The ICJ has jurisdiction to decide ex aequo et bono only if the parties specifically so agree: ICJ Statute, Art 38(2).  There is no case where they have done so far.

Consent to a decision ex aecquo et bono has occasionally happened in the context of mixed arbitration: see e.g. Benvenuti & Bonfant v Congo (1980) 1 ICSID Reports 330, 361 (fixing of interest).  In Amco Asia Corporation and others v. Republic of Indonesia (1986) 1 ICSID Rep. 509, 561-7 the Committee pointed out that equitable principles were part of international law and applying them did not amount to adjudication ex aequo et bono.


  1. Advisory Jurisdiction

The ICJ’s jurisdiction is divided into contentious cases (which are necessarily between States: Statute, Art 34) and advisory opinions at the request of a competent UN organ.  The two streams are entirely distinct; individual states cannot request advisory opinions, and international organisations cannot be a party to contentious proceedings.  This presents problems in terms of such functions as “judicial review” of decisions of UN organs.

The UN as such is not bound by a judgment in contentious proceedings: Statute, Art 59, or even for that matter an advisory opinion: Statute, Art 65.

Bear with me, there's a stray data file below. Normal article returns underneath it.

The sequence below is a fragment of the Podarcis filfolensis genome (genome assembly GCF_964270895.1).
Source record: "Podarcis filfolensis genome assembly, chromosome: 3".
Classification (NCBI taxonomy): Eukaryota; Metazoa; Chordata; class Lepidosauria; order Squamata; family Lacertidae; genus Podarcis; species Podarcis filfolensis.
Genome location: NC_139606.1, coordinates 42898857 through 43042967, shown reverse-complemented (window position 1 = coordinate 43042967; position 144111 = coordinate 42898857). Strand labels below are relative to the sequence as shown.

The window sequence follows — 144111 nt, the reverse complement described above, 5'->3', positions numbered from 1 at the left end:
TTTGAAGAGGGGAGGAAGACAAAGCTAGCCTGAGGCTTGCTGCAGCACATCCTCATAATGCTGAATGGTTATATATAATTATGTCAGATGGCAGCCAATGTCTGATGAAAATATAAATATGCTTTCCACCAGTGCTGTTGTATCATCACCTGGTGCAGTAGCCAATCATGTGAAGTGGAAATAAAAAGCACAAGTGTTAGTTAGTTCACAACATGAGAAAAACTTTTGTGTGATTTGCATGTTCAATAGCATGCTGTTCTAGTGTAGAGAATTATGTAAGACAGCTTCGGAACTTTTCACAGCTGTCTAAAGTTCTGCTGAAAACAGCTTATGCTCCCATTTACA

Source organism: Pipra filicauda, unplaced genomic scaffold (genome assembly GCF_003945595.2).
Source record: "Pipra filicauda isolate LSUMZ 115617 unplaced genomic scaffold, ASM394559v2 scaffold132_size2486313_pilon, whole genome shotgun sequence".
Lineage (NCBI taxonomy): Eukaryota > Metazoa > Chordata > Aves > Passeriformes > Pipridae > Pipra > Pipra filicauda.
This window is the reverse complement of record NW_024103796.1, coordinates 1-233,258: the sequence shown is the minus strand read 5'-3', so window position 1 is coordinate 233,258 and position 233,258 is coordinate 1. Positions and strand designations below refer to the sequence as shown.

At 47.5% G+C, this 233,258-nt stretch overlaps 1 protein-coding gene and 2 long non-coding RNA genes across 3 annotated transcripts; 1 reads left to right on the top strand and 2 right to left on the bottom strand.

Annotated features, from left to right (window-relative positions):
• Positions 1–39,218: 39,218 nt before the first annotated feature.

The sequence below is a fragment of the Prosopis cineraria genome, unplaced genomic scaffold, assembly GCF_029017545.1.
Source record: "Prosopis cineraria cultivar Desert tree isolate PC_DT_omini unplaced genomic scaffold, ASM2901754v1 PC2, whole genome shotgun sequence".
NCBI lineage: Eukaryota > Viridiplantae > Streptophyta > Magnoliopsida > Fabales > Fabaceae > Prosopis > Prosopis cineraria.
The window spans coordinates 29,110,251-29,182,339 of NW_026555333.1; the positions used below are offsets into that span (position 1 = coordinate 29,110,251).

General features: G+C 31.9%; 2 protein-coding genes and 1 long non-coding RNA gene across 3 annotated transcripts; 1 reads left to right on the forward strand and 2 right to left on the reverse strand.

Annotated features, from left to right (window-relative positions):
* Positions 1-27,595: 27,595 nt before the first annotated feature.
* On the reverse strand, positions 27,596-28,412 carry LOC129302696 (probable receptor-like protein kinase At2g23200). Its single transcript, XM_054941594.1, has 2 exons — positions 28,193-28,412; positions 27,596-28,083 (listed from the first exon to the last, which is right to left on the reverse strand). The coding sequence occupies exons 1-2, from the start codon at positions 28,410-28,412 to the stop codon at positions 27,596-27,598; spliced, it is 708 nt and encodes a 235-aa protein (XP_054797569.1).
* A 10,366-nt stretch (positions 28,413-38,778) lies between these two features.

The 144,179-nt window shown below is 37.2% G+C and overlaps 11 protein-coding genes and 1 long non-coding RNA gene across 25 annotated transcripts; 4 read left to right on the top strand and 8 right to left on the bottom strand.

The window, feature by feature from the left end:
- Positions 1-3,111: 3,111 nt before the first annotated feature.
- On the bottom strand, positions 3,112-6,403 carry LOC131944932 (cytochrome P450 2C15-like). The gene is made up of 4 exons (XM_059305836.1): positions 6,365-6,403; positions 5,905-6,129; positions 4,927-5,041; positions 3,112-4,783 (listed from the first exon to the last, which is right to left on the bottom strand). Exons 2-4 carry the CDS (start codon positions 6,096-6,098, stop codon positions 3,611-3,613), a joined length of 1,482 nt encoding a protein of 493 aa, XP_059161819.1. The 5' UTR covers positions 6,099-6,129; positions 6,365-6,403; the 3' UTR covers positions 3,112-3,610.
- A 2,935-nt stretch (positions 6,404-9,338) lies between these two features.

Quite distinct from its jurisdiction in contentious cases, the Court can give advisory opinions at the request of the General Assembly, the Security Council, or another UN organ or specialised agency authorised to request opinions.

The Court has jurisdiction to give an advisory opinion if it is properly requested by a body authorized to make the request.  Thus if the request goes to matters ultra vires the requesting body, the Court will decline to give the opinion: Legality of the Use by a State of Nuclear Weapons in Armed Conflict, ICJ Reports 1996 p. 66.

In the Eastern Carelia Case PCIJ Ser B No 5 (1923), the Permanent Court seems to have thought it had no jurisdiction to give an advisory opinion in a case affecting the legal rights of a third State (Russia, which at the time was not a party to the League).  The decision in Eastern Carelia was restrictively distinguished in Interpretation of Peace Treaties (Second Phase) ICJ Rep 1950 p 65, and has not been applied since.

Nonetheless it is accepted that the Court has a discretion not to give an advisory opinion.  But where the request is validly made, it has so far always decided to give the opinion, even though there might have been considerations pointing the other way:

Western Sahara Opinion ICJ Rep 1975 p 12.

Legality of the Threat or Use of Nuclear Weapons, ICJ Reports 1996 p. 226

In the period up to 1975, the Court gave some of its most important decisions in advisory opinions: e.g. Reparations Opinion ICJ Rep 1949 p 174; Reservations to the Genocide Convention ICJ Rep 1951 p 15; Certain Expenses of the United Nations Opinion ICJ Rep 1962 p 151; Namibia Opinion ICJ Rep 1971 p 16.  Since then contentious cases have predominated, but see:

Advisory Opinion on Legal Consequences of the Construction of a Wall in the Occupied Palestinian Territory, ICJ Reports 2004 p. 136